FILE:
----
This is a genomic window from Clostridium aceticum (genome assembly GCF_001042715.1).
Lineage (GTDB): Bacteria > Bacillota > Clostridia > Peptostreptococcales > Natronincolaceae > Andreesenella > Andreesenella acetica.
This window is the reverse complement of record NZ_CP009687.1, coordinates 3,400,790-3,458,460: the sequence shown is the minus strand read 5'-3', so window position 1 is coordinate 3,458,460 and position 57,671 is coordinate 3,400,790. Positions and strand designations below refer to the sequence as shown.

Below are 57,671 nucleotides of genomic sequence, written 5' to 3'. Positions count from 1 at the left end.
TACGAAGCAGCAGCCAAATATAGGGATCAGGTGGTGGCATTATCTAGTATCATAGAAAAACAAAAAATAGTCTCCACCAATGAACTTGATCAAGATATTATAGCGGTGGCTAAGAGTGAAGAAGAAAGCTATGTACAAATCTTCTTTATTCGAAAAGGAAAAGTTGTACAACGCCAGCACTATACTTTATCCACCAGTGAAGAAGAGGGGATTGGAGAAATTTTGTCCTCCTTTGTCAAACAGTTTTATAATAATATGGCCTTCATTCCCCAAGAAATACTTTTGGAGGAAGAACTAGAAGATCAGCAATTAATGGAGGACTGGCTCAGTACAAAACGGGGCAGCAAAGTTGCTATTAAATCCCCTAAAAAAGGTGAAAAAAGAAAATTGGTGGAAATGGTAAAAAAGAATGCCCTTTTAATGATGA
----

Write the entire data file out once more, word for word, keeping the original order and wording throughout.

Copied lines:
This is a genomic window from Clostridium aceticum (genome assembly GCF_001042715.1).
Lineage (GTDB): Bacteria > Bacillota > Clostridia > Peptostreptococcales > Natronincolaceae > Andreesenella > Andreesenella acetica.
This window is the reverse complement of record NZ_CP009687.1, coordinates 3,400,790-3,458,460: the sequence shown is the minus strand read 5'-3', so window position 1 is coordinate 3,458,460 and position 57,671 is coordinate 3,400,790. Positions and strand designations below refer to the sequence as shown.

Below are 57,671 nucleotides of genomic sequence, written 5' to 3'. Positions count from 1 at the left end.
TACGAAGCAGCAGCCAAATATAGGGATCAGGTGGTGGCATTATCTAGTATCATAGAAAAACAAAAAATAGTCTCCACCAATGAACTTGATCAAGATATTATAGCGGTGGCTAAGAGTGAAGAAGAAAGCTATGTACAAATCTTCTTTATTCGAAAAGGAAAAGTTGTACAACGCCAGCACTATACTTTATCCACCAGTGAAGAAGAGGGGATTGGAGAAATTTTGTCCTCCTTTGTCAAACAGTTTTATAATAATATGGCCTTCATTCCCCAAGAAATACTTTTGGAGGAAGAACTAGAAGATCAGCAATTAATGGAGGACTGGCTCAGTACAAAACGGGGCAGCAAAGTTGCTATTAAATCCCCTAAAAAAGGTGAAAAAAGAAAATTGGTGGAAATGGTAAAAAAGAATGCCCTTTTAATGATGA